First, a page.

Kraft and Mondelez as Competitors

Mike is a member of The Motley Fool Blog Network -- entries represent the personal opinion of the blogger and are not formally edited.

On October 1, former publicly traded company Kraft Foods Incorporated officially completed its split into two separate public companies, Kraft Foods Group (NASDAQ: KRFT) and Mondelez International (NASDAQ: MDLZ). Kraft Foods Group took on the US grocery business, shifting their focus to a solely based North American market. Mondelez assumed the responsibility of the former company’s international operations, and has also retained the food brands that have made Kraft Food so famous over the years, like Cadbury, Oreo and Tang. Since the split in early October, analysts have theorized which of the public companies offers the best option for investors long-term. Mondelez has received a large amount of interest in recent weeks. Halloween just past and has produced a fair amount of speculation over whether now is the time for investors to consider Mondelez shares. This is due to the sheer amount of retail business during the Halloween season; Americans alone are expected to spend upwards of $8 billion during the season.

When looking at the two companies, one could see why investors may initially be drawn to Mondelez over Kraft. Mondelez retains the most popular core products of the former business and 40% of its revenue comes from emerging markets in Asia, Latin America and Europe. Focusing on emerging markets growth was a move their competitor PepsiCo (NYSE: PEP) made, a move that pushed their sales upward as a result. If growth trends continue, Mondelez could find themselves with similar success to PepsiCo in this area and could potentially represent 50% of the global packaged food market within five years.

In addition, Mondelez CEO Irene Rosenfeld confirmed in an interview with CNBC that Mondelez would continue to grow through “tack-on” acquisitions, to aid the company in moving from one market to the next. But where Mondelez is showing growth, Kraft may be a safe option for investors, or the tortoise that slowly but surely wins the race. Some of Kraft’s strengths lie in the face that the company has retained the famous brand name and are showing a level of financial strength in key areas when compared to Mondelez. Kraft Foods has a higher profit margin of 10.08%, compared to 6.62%, and significantly less debt to its name. Kraft Foods owes just $6 billion, a small figure compared to Mondelez who is in the hole for almost $31 billion.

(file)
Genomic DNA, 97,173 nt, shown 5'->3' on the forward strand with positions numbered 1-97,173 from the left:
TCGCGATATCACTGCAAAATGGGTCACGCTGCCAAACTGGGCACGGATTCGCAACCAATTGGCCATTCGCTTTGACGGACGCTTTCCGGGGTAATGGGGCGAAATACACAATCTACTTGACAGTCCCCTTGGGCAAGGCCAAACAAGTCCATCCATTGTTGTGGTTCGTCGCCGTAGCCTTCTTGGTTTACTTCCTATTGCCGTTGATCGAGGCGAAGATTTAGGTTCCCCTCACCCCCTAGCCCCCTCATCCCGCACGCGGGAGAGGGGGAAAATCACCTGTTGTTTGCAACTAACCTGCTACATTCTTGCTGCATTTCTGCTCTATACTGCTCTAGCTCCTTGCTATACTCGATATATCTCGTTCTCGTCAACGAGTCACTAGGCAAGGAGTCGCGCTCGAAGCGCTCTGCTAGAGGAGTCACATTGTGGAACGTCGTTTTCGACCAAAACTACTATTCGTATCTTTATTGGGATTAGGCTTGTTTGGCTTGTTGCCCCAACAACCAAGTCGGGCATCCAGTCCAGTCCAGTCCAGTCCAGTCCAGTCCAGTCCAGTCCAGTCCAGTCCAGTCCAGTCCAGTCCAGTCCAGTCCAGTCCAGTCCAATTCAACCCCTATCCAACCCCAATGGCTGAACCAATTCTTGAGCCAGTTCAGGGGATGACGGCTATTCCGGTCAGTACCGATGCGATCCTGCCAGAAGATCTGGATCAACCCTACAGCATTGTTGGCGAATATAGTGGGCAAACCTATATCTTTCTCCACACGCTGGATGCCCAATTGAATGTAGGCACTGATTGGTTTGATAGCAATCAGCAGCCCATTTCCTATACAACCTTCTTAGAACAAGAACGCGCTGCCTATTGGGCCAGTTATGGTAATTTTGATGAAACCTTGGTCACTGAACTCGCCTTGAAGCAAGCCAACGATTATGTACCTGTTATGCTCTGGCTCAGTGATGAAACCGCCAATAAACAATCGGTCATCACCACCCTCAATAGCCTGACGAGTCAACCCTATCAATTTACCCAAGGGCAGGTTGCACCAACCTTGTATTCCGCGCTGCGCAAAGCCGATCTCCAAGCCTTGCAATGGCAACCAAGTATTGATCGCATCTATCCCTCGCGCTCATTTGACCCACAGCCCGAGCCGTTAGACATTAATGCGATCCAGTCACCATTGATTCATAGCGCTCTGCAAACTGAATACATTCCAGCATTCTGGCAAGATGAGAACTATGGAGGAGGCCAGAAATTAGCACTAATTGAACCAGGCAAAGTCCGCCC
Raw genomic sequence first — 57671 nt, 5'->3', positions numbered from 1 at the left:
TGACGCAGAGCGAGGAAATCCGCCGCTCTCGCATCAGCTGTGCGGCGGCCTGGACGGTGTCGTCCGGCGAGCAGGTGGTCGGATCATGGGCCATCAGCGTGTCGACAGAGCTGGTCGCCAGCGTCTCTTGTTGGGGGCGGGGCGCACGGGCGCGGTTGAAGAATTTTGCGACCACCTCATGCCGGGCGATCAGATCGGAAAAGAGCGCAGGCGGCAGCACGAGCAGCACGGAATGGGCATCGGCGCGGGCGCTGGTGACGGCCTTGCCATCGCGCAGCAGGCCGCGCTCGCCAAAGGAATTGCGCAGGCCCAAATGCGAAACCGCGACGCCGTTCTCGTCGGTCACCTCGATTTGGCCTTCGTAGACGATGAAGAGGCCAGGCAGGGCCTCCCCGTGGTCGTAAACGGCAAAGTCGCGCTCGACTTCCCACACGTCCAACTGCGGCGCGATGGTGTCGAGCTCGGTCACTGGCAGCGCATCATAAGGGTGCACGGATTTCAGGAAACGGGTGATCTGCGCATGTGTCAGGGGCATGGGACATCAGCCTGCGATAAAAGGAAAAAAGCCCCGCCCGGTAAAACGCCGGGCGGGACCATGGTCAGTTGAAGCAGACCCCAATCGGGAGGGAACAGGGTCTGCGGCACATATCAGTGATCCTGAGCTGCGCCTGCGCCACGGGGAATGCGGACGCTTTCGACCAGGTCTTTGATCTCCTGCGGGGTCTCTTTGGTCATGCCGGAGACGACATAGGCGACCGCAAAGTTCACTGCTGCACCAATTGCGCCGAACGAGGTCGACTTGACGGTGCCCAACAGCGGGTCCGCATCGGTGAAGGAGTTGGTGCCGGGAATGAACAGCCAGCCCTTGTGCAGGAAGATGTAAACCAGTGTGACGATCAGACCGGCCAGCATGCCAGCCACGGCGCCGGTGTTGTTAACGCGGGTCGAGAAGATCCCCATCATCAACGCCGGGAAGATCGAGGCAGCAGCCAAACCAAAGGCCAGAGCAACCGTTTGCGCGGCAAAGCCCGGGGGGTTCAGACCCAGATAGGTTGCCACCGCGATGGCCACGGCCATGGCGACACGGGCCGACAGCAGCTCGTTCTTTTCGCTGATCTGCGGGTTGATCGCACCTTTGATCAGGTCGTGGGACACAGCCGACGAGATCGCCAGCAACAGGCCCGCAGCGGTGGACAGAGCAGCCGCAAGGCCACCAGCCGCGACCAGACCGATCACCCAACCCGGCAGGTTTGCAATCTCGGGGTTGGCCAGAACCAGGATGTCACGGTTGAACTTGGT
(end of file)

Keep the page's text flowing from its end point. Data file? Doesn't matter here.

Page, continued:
Overall, both companies are showing strengths in different areas and could appeal to a different set of investors. Since their September launch in the NASDAQ market, Kraft Foods Group saw an overall return of +0.44% and is still sitting in the green. Mondelez, on the other hand, saw a plummet in share value in late September and is currently in the red overall, with a return of -6.5% since the spin-off. However, Rosenfeld’s growth strategy in place, many analysts believe Mondelez will be able to turn their position around. At this stage, it is too early to say how Kraft and Mondelez will be affected in the long term by their split from corporate head Kraft Foods.

Either Kraft or Mondelez could be a potential investment opportunity for investors with different strategies for success. In the case of Kraft Foods, the company may only be seeing single digit growth, but so far it has managed to maintain its position in the market. This could potentially indicate that Kraft Foods may be a safer option for the risk-cautious investor. On the other hand, Mondelez may be a great investment opportunity for the investor who looks for companies with an aggressive growth strategy, and are willing to take a few risks in the hopes a return will be far more spectacular.

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mthiessen has no positions in the stocks mentioned above. The Motley Fool owns shares of PepsiCo. Motley Fool newsletter services recommend PepsiCo. Try any of our Foolish newsletter services free for 30 days. We Fools may not all hold the same opinions, but we all believe that considering a diverse range of insights makes us better investors. The Motley Fool has a disclosure policy.If you have questions about this post or the Fool’s blog network, click here for information.

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